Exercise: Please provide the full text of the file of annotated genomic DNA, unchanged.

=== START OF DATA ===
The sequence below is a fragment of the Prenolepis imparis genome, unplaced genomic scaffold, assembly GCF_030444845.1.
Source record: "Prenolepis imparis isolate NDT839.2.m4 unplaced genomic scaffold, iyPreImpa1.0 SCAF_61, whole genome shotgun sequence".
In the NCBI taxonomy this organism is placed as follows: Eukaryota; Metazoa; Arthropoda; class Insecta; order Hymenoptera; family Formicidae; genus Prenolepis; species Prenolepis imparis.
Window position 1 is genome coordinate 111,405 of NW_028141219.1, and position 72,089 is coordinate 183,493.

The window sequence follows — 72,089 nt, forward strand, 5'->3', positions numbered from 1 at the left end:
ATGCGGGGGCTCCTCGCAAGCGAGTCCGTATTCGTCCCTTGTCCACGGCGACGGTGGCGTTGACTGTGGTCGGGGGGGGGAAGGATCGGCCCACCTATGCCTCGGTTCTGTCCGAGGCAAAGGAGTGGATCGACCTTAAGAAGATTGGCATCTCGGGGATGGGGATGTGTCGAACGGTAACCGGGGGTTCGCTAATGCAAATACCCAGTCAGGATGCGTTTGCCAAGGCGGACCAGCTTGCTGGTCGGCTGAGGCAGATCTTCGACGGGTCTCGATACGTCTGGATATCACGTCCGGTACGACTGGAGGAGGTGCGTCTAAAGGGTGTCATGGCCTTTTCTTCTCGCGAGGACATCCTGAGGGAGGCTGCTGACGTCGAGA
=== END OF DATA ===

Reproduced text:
The sequence below is a fragment of the Prenolepis imparis genome, unplaced genomic scaffold, assembly GCF_030444845.1.
Source record: "Prenolepis imparis isolate NDT839.2.m4 unplaced genomic scaffold, iyPreImpa1.0 SCAF_61, whole genome shotgun sequence".
In the NCBI taxonomy this organism is placed as follows: Eukaryota; Metazoa; Arthropoda; class Insecta; order Hymenoptera; family Formicidae; genus Prenolepis; species Prenolepis imparis.
Window position 1 is genome coordinate 111,405 of NW_028141219.1, and position 72,089 is coordinate 183,493.

The window sequence follows — 72,089 nt, forward strand, 5'->3', positions numbered from 1 at the left end:
ATGCGGGGGCTCCTCGCAAGCGAGTCCGTATTCGTCCCTTGTCCACGGCGACGGTGGCGTTGACTGTGGTCGGGGGGGGGAAGGATCGGCCCACCTATGCCTCGGTTCTGTCCGAGGCAAAGGAGTGGATCGACCTTAAGAAGATTGGCATCTCGGGGATGGGGATGTGTCGAACGGTAACCGGGGGTTCGCTAATGCAAATACCCAGTCAGGATGCGTTTGCCAAGGCGGACCAGCTTGCTGGTCGGCTGAGGCAGATCTTCGACGGGTCTCGATACGTCTGGATATCACGTCCGGTACGACTGGAGGAGGTGCGTCTAAAGGGTGTCATGGCCTTTTCTTCTCGCGAGGACATCCTGAGGGAGGCTGCTGACGTCGAGA